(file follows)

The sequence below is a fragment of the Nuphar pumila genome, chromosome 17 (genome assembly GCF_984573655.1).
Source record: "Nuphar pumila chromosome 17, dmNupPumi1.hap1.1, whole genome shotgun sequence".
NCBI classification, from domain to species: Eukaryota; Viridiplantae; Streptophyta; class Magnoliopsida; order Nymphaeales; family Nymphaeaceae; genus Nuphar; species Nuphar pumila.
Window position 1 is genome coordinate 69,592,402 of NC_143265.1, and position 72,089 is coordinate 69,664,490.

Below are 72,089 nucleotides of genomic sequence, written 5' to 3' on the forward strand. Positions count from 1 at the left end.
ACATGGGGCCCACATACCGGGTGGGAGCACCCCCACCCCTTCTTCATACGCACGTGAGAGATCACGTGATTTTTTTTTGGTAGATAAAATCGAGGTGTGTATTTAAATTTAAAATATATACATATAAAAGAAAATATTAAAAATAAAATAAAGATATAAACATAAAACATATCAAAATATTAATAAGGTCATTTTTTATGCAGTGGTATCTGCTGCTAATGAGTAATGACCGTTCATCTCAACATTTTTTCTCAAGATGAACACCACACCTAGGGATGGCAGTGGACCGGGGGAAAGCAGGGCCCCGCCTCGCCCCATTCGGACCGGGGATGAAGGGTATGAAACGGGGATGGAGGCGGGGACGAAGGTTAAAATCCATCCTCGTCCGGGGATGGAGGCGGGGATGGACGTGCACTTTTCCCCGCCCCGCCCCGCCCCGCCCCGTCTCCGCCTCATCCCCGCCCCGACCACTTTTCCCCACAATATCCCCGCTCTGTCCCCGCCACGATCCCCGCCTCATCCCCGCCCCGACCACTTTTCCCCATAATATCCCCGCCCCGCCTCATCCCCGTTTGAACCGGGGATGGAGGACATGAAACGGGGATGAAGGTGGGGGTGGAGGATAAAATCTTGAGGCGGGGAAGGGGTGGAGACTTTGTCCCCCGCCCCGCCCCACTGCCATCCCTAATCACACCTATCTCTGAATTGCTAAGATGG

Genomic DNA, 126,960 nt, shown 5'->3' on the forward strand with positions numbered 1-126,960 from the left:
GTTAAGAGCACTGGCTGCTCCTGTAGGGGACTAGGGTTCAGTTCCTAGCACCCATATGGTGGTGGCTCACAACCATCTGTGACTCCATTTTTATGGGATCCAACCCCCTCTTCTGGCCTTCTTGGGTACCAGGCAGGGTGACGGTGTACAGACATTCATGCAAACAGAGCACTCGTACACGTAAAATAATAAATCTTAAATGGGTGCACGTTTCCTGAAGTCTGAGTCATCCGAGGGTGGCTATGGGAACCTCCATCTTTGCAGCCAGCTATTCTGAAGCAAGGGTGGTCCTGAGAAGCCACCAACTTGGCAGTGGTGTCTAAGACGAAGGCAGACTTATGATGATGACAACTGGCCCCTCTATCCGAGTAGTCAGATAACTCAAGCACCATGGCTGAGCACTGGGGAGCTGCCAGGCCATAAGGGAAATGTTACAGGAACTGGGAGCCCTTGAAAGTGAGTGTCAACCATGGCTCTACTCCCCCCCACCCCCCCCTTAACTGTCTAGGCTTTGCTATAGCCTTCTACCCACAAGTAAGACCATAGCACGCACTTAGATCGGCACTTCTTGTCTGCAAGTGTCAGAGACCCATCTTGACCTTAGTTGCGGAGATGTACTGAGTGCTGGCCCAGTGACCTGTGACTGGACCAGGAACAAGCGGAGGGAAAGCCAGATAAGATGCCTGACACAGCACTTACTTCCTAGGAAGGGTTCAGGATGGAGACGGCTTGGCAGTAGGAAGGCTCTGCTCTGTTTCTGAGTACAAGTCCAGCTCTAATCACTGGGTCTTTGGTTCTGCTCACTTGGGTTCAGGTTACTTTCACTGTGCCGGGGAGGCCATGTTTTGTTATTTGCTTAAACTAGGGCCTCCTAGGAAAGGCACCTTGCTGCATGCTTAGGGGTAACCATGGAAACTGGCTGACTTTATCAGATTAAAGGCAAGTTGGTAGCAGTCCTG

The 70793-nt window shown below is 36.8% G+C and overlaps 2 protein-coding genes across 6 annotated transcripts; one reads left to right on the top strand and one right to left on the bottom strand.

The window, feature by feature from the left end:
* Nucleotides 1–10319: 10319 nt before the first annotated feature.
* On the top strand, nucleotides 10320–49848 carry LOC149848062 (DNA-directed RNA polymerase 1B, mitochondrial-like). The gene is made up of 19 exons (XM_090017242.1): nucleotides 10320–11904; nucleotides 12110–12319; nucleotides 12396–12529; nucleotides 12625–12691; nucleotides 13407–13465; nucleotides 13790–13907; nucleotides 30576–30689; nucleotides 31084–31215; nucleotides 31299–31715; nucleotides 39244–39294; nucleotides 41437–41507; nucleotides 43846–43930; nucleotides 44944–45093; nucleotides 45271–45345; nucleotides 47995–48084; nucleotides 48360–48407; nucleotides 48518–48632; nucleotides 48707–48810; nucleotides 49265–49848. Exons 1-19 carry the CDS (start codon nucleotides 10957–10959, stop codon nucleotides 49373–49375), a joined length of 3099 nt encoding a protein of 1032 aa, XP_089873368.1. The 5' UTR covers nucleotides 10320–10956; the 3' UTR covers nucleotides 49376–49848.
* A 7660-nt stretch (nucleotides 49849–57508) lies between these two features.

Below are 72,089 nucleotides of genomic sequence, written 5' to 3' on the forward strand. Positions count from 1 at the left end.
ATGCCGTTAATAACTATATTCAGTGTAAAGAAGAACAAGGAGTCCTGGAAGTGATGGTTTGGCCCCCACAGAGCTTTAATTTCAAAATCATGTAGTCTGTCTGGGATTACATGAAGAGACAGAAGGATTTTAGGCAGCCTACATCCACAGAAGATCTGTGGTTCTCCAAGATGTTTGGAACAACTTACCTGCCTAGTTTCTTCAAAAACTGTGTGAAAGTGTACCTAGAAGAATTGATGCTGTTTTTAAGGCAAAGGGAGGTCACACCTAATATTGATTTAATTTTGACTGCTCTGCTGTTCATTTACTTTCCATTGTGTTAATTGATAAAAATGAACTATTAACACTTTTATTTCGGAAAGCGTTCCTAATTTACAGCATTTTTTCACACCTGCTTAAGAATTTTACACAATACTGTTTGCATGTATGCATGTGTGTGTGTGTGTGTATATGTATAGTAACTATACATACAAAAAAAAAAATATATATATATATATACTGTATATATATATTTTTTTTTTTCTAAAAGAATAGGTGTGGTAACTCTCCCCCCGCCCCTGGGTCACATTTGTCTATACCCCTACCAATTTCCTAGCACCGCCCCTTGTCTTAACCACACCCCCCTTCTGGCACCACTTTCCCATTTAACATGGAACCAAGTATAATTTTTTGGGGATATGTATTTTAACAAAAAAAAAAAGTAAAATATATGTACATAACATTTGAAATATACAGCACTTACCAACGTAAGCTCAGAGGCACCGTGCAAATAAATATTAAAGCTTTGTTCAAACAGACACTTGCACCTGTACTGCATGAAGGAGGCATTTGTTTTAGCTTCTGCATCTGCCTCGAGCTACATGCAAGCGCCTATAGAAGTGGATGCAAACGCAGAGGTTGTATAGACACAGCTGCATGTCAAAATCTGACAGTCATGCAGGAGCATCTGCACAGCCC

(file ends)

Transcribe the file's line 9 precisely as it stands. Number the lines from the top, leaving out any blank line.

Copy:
The 70793-nt window shown below is 36.8% G+C and overlaps 2 protein-coding genes across 6 annotated transcripts; one reads left to right on the top strand and one right to left on the bottom strand.